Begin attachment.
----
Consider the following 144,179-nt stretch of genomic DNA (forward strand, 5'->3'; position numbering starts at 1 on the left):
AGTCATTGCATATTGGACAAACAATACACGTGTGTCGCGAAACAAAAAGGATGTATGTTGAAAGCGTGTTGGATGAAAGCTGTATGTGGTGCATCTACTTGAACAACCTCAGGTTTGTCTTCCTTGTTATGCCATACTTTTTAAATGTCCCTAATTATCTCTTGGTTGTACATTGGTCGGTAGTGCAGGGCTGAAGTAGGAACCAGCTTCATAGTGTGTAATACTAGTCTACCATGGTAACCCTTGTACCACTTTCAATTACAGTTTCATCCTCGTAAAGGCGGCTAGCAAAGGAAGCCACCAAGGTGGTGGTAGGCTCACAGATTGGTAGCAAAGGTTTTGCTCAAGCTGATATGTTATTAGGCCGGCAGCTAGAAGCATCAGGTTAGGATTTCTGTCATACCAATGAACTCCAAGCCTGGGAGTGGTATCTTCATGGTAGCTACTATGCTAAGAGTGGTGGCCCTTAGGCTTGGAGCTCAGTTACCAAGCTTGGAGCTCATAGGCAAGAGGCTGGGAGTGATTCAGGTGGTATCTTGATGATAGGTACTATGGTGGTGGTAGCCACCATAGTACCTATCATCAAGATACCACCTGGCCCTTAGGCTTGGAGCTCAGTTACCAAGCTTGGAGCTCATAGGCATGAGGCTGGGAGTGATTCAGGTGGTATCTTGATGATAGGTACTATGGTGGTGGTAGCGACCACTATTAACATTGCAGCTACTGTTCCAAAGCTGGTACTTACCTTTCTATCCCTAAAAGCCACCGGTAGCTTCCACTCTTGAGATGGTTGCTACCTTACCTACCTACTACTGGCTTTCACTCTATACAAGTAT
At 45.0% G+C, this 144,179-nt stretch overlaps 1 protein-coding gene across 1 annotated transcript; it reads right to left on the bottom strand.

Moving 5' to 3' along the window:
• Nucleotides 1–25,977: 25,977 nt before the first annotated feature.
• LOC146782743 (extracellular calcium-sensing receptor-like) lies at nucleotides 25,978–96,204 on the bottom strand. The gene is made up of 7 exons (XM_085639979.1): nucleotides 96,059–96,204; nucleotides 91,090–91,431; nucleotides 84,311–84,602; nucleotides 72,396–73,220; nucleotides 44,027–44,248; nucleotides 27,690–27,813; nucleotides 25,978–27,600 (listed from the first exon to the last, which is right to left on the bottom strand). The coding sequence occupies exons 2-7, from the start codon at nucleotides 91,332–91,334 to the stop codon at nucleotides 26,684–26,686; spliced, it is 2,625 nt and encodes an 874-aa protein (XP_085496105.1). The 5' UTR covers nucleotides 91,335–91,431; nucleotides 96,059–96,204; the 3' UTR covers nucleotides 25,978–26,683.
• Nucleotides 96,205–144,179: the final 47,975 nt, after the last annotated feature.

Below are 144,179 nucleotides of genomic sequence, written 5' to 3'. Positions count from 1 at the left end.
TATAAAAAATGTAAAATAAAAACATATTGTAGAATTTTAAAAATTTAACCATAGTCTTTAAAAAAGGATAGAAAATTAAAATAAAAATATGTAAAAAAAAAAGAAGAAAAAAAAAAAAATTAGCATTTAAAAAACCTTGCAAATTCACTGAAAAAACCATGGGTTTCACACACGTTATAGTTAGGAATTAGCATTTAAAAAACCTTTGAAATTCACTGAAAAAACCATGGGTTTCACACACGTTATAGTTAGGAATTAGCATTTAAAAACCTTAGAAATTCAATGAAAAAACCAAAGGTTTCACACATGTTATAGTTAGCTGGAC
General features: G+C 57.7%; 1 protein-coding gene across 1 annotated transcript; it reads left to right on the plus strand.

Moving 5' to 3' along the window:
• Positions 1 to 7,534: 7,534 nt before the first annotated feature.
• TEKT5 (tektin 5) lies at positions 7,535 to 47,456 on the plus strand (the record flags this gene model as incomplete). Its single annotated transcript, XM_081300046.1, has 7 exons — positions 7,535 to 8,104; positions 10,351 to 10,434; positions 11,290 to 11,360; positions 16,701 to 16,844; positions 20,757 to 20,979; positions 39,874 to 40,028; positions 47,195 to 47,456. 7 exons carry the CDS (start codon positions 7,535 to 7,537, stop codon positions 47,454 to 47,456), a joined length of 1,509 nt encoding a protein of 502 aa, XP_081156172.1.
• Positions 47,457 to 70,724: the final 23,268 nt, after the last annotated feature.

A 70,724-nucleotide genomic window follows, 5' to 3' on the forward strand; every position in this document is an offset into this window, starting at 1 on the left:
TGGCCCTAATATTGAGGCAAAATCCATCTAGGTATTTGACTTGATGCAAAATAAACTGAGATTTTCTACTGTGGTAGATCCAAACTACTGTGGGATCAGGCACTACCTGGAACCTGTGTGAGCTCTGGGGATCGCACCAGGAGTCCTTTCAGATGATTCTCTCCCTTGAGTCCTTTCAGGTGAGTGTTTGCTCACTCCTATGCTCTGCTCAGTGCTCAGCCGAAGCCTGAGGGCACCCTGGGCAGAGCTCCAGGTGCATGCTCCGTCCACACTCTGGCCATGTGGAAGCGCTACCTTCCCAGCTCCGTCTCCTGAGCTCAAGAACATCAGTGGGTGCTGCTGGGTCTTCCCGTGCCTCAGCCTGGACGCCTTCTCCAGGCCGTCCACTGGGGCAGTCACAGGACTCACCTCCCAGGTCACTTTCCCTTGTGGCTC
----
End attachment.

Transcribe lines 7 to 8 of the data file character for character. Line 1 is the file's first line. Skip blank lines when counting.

• Nucleotides 96,205–144,179: the final 47,975 nt, after the last annotated feature.

Below are 144,179 nucleotides of genomic sequence, written 5' to 3'. Positions count from 1 at the left end.